Cite This Page:

University of Hawaii ‑ SOEST. "Hawaiian hotspot variability attributed to small-scale convection." ScienceDaily. ScienceDaily, 29 June 2011. <www.sciencedaily.com/releases/2011/06/110629091644.htm>.
University of Hawaii ‑ SOEST. (2011, June 29). Hawaiian hotspot variability attributed to small-scale convection. ScienceDaily. Retrieved January 25, 2015 from www.sciencedaily.com/releases/2011/06/110629091644.htm
University of Hawaii ‑ SOEST. "Hawaiian hotspot variability attributed to small-scale convection." ScienceDaily. www.sciencedaily.com/releases/2011/06/110629091644.htm (accessed January 25, 2015).

Share This


More From ScienceDaily



More Earth & Climate News

Sunday, January 25, 2015

Featured Research

from universities, journals, and other organizations


Featured Videos

from AP, Reuters, AFP, and other news services

Florida Might Legalize Black Bear Hunting

Florida Might Legalize Black Bear Hunting

Newsy (Jan. 24, 2015) A string of black bear attacks has Florida officials considering lifting the ban on hunting the animals to control their population. Video provided by Newsy
Powered by NewsLook.com
Dramatic Footage Shows Coast Guard Rescue Off Scottish Coast

Dramatic Footage Shows Coast Guard Rescue Off Scottish Coast

Reuters - News Video Online (Jan. 23, 2015) Footage just released by the UK Coast Guard shows a dramatic helicopter rescue off the Scottish coast, where five men were plucked to safety after their fishing boat sank on Saturday. Rough Cut (no reporter narration). Video provided by Reuters
Powered by NewsLook.com
Stunning Wingsuit Proximity Flying in Norway

Stunning Wingsuit Proximity Flying in Norway

Rumble (Jan. 23, 2015) A collection of amazing shots from flights made in the Aurland Valley in Norway. How incredible is that? Credit to &apos;BASEjumper&apos;. Video provided by Rumble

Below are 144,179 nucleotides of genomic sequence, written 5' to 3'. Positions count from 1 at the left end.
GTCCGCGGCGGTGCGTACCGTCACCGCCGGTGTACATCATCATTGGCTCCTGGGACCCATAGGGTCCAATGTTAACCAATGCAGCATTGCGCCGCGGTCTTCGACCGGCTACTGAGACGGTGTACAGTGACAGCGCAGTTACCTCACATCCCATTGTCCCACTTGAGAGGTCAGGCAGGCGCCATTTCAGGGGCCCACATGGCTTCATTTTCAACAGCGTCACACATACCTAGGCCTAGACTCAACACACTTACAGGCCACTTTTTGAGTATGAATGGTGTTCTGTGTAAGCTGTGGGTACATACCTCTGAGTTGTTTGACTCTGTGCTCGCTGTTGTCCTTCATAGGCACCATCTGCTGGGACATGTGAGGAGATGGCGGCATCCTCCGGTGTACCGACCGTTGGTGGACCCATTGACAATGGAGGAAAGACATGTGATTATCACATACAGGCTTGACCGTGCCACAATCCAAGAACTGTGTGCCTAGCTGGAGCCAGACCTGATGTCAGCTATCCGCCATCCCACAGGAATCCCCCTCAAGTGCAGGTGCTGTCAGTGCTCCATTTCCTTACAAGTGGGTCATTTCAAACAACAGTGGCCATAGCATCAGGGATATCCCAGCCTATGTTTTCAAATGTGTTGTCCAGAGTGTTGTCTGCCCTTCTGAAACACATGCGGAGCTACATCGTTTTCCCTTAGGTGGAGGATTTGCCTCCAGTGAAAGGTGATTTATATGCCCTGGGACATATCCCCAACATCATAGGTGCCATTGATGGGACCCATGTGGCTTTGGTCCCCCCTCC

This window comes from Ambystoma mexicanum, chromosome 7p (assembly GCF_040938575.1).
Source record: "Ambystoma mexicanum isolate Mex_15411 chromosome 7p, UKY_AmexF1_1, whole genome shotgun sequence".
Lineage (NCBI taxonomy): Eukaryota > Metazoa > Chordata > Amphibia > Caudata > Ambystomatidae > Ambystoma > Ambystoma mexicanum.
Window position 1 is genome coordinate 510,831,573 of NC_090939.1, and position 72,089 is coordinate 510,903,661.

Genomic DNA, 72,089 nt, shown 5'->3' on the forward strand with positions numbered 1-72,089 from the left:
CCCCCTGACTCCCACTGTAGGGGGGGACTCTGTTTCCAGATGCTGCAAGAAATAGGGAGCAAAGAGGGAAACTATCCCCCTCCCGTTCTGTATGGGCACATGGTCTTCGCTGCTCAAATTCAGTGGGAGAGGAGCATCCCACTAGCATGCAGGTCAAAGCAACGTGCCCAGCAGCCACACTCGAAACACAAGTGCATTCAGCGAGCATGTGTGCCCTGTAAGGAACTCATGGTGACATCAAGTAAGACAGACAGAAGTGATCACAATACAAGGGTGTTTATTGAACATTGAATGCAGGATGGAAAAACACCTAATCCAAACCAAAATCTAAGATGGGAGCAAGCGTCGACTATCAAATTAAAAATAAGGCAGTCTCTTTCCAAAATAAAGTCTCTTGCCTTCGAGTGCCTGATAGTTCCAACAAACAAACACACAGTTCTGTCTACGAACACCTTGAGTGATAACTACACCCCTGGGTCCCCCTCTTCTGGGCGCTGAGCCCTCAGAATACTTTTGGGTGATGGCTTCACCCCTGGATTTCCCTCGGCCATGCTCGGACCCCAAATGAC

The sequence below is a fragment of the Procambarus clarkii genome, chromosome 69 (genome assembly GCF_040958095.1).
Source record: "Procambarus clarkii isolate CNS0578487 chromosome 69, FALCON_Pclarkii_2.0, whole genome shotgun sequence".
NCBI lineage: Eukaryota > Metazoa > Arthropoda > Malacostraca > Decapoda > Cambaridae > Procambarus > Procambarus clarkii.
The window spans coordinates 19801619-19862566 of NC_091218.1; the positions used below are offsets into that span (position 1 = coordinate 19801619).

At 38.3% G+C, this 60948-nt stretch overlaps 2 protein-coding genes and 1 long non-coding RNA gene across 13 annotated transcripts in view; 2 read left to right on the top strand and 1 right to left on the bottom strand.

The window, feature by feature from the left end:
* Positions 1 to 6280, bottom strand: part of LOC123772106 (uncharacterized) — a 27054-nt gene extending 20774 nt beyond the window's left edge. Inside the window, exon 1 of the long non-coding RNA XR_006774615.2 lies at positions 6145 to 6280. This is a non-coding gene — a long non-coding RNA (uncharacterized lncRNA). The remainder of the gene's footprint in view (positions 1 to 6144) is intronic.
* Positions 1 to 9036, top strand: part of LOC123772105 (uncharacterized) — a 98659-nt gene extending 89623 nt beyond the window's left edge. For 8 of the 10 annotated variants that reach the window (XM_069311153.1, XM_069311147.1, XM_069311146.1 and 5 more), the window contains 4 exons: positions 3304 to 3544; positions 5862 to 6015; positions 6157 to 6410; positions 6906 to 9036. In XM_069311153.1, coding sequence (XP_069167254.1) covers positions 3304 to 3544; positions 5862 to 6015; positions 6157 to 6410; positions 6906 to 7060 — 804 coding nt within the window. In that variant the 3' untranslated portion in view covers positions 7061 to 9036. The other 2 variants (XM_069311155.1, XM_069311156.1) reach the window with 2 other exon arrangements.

Powered by NewsLook.com
Senate Agrees Climate Change Is Happening, Just Not On Why

Senate Agrees Climate Change Is Happening, Just Not On Why

Newsy (Jan. 22, 2015) The Senate voted to confirm climate change is real, but some still weren&apos;t on board with the idea that humans are causing it. Video provided by Newsy
Powered by NewsLook.com

Search ScienceDaily

Number of stories in archives: 140,361

Find with keyword(s):
Enter a keyword or phrase to search ScienceDaily for related topics and research stories.

Save/Print:
Share:

Breaking News:

Strange & Offbeat Stories


Plants & Animals

Earth & Climate

Fossils & Ruins

In Other News

... from NewsDaily.com

Science News

Health News

Environment News

Technology News



Save/Print:
Share:

Free Subscriptions


Get the latest science news with ScienceDaily's free email newsletters, updated daily and weekly. Or view hourly updated newsfeeds in your RSS reader:

Get Social & Mobile


Keep up to date with the latest news from ScienceDaily via social networks and mobile apps:

Have Feedback?


Tell us what you think of ScienceDaily -- we welcome both positive and negative comments. Have any problems using the site? Questions?
Mobile: iPhone Android Web
Follow: Facebook Twitter Google+
Subscribe: RSS Feeds Email Newsletters
Latest Headlines Health & Medicine Mind & Brain Space & Time Matter & Energy Computers & Math Plants & Animals Earth & Climate Fossils & Ruins